REPORTER’S NOTEBOOK: Chief Google economist talks on data, statistics, and Google tools

Lecture focuses on using Google Trends, Correlate, Surveys

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Google Chief Economist, Hal Varian.
Courtesy of University of California, Berkeley

Yesterday afternoon, the Undergraduate Economics Association hosted a lecture by Google’s Chief Economist, Hal R. Varian ’69, on “Predicting the Present with Search Engine Data.”

Hal Varian, an MIT alum, taught at UC Berkeley for several decades before becoming Google’s Chief Economist in 2010. He is one of the several influential voices in the emerging field of big data, particularly noted for saying in The McKinsey Quarterly that being a statistician would be “the sexy job” in the next decade. I thought attending the lecture would be a great opportunity for me as an economics student.

I arrived at the lecture hall about 10 minutes early, not expecting to see a giant crowd. However, by the time 4:30 rolled around, E51-345 had filled its capacity of 128 with standing room only. Although billed as an undergraduate event, it was clear that most attendees were graduate students eager to learn more about applying “big data” to business. The lecture began with quick remarks from UEA President, Ting Mao ’14 and a glowing introduction of Varian by economics lecturer Sara F. Ellison, who credited him for inspiring a new generation of information economists.

Varian’s lecture focused on three Google Tools: Trends, Correlate, and Consumer Surveys. He began with light-hearted set of questions: “What day in the week receives the most searches about hangovers?” Apparently, searches about hangovers peak every Sunday with an outlier on Jan. 1, eliciting guilty chuckles from the audience. This laughter was even more pronounced when Varian highlighted that searches about vodka peak a day before searches about hangovers. He presented other statistics, including the peak in the search term “civil war” which generally peaks “three days before the term paper is due.”

Once the audience was thoroughly entertained, he transitioned to a more practical application of Google Tools. Varian showed that queries about unemployment claims are a good indicator of the unemployment rate and when a recession begins and ends. Google’s large data set from searches allows people to build better predictive models that take into account the relationships between different variables. With a linear model, it is “hard to catch the turning point,” but with Google’s detailed search data, more accurate regressions can be drawn.

In addition, Varian highlighted how easy it is to collect data with Google Consumer Surveys, noting that he started a consumer survey before dinner about the minimum wage, and after dessert, there were about 700 responses. He claimed that the next best alternative to running an online survey would be roughly 40 times more expensive. In addition, with Google’s survey tools, one can see how word changes in the phrasing of questions affect responses. With these data easily accessible, it “democratizes the whole profession” and has large implications for both businesses and social sciences.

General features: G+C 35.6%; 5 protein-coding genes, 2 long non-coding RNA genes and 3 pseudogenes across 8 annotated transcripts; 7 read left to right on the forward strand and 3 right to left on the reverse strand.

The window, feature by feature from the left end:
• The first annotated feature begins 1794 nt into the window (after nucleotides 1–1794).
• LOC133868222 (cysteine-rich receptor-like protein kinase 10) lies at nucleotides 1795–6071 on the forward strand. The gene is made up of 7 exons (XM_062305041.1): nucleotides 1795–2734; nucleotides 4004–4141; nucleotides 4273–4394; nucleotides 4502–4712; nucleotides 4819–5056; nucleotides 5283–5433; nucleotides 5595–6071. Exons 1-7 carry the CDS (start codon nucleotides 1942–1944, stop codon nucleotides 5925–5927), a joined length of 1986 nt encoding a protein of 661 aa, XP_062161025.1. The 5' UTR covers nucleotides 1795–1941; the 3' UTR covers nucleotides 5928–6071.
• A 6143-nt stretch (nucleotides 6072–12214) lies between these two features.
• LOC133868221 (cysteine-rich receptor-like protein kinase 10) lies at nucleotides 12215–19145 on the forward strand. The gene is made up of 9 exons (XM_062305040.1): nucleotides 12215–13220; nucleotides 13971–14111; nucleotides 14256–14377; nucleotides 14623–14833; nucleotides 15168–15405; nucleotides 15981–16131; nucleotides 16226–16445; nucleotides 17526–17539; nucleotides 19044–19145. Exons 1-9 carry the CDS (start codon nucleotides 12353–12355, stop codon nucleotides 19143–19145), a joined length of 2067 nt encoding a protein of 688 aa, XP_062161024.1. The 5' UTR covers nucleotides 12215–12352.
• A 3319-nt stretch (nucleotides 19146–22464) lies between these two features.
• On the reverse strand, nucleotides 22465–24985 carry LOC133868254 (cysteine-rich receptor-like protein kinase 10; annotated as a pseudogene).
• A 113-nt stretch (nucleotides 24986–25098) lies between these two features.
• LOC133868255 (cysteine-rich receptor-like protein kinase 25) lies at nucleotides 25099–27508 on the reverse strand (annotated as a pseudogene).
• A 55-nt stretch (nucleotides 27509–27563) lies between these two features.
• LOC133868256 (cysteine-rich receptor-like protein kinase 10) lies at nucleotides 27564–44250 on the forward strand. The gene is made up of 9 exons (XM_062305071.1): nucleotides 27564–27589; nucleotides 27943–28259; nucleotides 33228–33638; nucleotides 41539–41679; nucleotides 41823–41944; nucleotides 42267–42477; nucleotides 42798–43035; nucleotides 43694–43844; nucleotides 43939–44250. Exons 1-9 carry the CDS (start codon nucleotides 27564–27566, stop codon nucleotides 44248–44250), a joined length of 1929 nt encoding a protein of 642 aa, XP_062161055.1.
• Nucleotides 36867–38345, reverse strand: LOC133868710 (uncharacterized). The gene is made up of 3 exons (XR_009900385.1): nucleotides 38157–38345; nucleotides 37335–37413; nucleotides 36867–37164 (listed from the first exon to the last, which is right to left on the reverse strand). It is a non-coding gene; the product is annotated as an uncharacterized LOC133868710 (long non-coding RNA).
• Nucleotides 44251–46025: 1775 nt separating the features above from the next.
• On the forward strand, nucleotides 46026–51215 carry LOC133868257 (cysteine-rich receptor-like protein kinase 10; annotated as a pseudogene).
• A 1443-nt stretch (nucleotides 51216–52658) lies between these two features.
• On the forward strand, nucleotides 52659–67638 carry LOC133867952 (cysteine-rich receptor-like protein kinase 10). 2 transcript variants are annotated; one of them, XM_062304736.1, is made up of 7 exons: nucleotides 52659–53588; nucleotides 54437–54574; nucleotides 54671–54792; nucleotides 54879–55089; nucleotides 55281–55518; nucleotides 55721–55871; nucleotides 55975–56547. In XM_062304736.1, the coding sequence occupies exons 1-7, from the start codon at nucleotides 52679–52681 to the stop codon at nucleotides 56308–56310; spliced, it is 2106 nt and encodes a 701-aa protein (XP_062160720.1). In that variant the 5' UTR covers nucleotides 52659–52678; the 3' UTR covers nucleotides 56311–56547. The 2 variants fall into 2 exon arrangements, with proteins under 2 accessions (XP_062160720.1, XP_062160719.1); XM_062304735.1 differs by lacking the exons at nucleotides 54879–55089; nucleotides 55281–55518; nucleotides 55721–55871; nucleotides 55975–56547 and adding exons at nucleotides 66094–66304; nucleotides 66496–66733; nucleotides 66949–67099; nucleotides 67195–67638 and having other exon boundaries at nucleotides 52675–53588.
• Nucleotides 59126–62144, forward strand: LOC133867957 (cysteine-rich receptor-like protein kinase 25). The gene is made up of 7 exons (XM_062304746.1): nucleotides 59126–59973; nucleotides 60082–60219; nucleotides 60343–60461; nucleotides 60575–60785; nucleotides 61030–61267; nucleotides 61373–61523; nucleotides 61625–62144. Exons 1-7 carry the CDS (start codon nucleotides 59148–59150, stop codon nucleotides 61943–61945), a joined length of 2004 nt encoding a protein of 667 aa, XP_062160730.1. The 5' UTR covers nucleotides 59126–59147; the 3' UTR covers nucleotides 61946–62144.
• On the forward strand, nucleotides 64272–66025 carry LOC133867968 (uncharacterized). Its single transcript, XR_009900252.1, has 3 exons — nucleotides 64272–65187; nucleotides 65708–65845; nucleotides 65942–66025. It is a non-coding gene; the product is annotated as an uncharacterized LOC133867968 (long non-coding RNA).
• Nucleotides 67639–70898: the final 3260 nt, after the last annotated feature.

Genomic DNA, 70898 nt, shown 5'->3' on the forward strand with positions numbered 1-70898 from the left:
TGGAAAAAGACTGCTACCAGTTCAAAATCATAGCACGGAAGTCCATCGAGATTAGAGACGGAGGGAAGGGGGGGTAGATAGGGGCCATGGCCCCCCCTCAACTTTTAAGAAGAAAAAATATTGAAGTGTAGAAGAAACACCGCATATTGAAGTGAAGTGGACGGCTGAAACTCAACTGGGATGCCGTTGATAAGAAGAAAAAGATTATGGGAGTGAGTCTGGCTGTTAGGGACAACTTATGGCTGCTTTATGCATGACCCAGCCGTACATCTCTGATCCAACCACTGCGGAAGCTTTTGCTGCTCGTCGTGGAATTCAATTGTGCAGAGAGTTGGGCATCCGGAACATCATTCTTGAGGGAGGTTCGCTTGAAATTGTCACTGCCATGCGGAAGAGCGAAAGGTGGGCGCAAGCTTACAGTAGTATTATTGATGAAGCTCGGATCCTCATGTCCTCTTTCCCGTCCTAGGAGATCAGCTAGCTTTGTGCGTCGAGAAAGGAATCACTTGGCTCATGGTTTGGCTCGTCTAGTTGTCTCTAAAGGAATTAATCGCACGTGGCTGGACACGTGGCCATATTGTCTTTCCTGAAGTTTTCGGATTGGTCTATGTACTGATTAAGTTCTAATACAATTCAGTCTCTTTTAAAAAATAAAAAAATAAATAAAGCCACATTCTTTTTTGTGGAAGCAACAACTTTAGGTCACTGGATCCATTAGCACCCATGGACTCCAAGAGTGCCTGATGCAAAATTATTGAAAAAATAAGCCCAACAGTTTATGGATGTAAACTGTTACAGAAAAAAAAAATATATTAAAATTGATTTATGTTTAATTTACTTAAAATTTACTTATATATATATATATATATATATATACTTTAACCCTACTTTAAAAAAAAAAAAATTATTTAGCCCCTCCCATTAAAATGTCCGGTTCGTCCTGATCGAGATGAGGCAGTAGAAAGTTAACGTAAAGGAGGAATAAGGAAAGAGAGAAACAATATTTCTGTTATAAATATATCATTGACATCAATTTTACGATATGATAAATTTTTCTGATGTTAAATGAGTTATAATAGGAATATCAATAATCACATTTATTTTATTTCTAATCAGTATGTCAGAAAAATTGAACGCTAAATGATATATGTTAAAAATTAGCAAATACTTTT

My favorite part of his lecture was when he briefly touched upon how the consumer sentiment, a survey very helpful to economists during the past recession, could be better interpreted. Varian said, “As economists, we don’t quite know what the best correlates will be. It’s not obvious.” Indeed, the consumer sentiment survey contained “fat data” which has many predictors but few observations. Varian showed how Google’s private data on queries related to financial planning, investing, business news, utilities, and search engines helped make more sense of the raw data of consumer sentiment. It was amazing to see the regression line on each successive lecture slide became better fitted towards the data points as Google’s search data was added. With more data, better predictive models can be built.

After 40 minutes speaking, Varian wrapped up his presentation by concluding that “the challenge that is facing the economics profession is how do we combine public and private data in a useful way.” Needless to say, most of the attendees were sold on his presentation about big data.

For the last 20 minutes, Varian took questions. Most of the questions that were raised concerned the possibilities of big data and the “how” behind Google’s business. Some even inquired about the prices that Google charges to use its tools. I eventually got up the courage to ask whether or not there was a particular set of data he particularly enjoyed researching. Varian simply couldn’t decide, stating “there’s a lot of things you can look at that are both interesting and instructive.” He suggested that he thought looking at trends across countries was a more intriguing topic.

The lecture was a great opportunity for students interested in economics, information, and business. His presentation highlighted the bright future of big data and illuminated what it means to be better at forecasting the future.